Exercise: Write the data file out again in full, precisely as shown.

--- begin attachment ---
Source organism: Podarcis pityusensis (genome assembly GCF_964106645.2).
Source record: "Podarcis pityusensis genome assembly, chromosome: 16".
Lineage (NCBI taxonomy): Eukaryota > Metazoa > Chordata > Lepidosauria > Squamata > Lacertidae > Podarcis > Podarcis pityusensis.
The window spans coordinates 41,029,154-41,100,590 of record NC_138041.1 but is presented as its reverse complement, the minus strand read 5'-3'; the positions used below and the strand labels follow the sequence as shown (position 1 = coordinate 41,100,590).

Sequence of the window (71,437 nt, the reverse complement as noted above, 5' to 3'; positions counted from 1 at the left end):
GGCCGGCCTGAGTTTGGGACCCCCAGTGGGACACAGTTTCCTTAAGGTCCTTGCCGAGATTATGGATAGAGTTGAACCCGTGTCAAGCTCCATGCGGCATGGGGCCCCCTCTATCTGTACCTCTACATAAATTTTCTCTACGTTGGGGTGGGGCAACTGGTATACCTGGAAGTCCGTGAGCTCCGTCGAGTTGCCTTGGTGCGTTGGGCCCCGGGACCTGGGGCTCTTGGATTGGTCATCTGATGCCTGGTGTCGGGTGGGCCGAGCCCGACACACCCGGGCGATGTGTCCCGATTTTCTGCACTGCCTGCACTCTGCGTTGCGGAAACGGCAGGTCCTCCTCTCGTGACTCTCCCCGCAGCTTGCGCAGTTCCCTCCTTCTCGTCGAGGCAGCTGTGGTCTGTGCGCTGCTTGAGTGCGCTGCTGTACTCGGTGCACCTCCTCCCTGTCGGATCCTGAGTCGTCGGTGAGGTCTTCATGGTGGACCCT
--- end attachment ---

Source organism: Podarcis pityusensis (genome assembly GCF_964106645.2).
Source record: "Podarcis pityusensis genome assembly, chromosome: 16".
Lineage (NCBI taxonomy): Eukaryota > Metazoa > Chordata > Lepidosauria > Squamata > Lacertidae > Podarcis > Podarcis pityusensis.
The window spans coordinates 41,029,154-41,100,590 of record NC_138041.1 but is presented as its reverse complement, the minus strand read 5'-3'; the positions used below and the strand labels follow the sequence as shown (position 1 = coordinate 41,100,590).

Sequence of the window (71,437 nt, the reverse complement as noted above, 5' to 3'; positions counted from 1 at the left end):
GGCCGGCCTGAGTTTGGGACCCCCAGTGGGACACAGTTTCCTTAAGGTCCTTGCCGAGATTATGGATAGAGTTGAACCCGTGTCAAGCTCCATGCGGCATGGGGCCCCCTCTATCTGTACCTCTACATAAATTTTCTCTACGTTGGGGTGGGGCAACTGGTATACCTGGAAGTCCGTGAGCTCCGTCGAGTTGCCTTGGTGCGTTGGGCCCCGGGACCTGGGGCTCTTGGATTGGTCATCTGATGCCTGGTGTCGGGTGGGCCGAGCCCGACACACCCGGGCGATGTGTCCCGATTTTCTGCACTGCCTGCACTCTGCGTTGCGGAAACGGCAGGTCCTCCTCTCGTGACTCTCCCCGCAGCTTGCGCAGTTCCCTCCTTCTCGTCGAGGCAGCTGTGGTCTGTGCGCTGCTTGAGTGCGCTGCTGTACTCGGTGCACCTCCTCCCTGTCGGATCCTGAGTCGTCGGTGAGGTCTTCATGGTGGACCCT